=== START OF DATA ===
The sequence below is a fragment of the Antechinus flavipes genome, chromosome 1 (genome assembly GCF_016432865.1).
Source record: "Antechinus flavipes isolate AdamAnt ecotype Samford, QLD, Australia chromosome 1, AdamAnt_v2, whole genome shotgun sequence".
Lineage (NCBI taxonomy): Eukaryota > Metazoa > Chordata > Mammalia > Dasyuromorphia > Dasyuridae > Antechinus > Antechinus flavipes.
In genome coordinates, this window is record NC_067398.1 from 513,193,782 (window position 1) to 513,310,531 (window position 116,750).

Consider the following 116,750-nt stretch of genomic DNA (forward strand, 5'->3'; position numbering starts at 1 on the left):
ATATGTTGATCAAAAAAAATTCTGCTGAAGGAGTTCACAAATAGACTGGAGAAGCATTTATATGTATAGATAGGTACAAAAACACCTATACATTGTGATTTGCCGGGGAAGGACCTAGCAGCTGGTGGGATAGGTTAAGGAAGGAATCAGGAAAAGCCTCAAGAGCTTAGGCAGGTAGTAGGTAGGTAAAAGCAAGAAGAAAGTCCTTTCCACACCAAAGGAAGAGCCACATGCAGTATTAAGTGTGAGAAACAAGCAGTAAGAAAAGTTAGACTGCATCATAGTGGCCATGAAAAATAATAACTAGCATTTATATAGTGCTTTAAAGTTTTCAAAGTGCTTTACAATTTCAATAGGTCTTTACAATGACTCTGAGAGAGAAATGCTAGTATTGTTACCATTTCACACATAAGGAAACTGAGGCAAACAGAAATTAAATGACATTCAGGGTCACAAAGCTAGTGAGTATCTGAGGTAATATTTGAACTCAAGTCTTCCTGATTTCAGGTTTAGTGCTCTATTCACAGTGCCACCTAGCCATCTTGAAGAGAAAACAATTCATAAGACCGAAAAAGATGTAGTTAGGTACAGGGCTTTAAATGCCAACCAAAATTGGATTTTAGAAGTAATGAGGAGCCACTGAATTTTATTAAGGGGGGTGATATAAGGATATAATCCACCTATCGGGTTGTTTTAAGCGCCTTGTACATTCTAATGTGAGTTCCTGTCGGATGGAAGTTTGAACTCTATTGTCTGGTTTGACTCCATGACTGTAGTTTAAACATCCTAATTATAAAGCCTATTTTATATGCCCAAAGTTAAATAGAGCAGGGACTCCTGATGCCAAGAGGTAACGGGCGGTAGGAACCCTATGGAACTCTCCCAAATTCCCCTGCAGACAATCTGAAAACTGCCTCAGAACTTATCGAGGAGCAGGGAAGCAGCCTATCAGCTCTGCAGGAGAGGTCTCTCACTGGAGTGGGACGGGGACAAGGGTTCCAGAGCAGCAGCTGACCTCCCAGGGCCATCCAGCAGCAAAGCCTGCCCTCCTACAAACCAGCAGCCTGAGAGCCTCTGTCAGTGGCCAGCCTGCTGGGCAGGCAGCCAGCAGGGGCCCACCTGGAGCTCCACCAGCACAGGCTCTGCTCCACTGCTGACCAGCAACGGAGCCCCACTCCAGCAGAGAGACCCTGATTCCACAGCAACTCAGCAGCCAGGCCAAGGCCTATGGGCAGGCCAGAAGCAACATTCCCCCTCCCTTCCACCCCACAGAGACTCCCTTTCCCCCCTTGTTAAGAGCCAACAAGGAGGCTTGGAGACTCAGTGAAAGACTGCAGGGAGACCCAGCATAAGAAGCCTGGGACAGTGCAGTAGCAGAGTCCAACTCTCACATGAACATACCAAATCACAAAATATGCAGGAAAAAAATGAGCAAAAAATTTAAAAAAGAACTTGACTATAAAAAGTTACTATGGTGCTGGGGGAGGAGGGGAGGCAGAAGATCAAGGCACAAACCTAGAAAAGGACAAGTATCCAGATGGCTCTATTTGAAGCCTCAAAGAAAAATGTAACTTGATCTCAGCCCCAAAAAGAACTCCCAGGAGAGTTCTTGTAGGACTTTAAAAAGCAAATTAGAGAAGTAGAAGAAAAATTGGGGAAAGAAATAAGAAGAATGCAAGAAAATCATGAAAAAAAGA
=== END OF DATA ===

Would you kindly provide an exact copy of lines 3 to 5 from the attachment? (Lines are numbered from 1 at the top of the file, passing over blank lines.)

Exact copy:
Lineage (NCBI taxonomy): Eukaryota > Metazoa > Chordata > Mammalia > Dasyuromorphia > Dasyuridae > Antechinus > Antechinus flavipes.
In genome coordinates, this window is record NC_067398.1 from 513,193,782 (window position 1) to 513,310,531 (window position 116,750).

Consider the following 116,750-nt stretch of genomic DNA (forward strand, 5'->3'; position numbering starts at 1 on the left):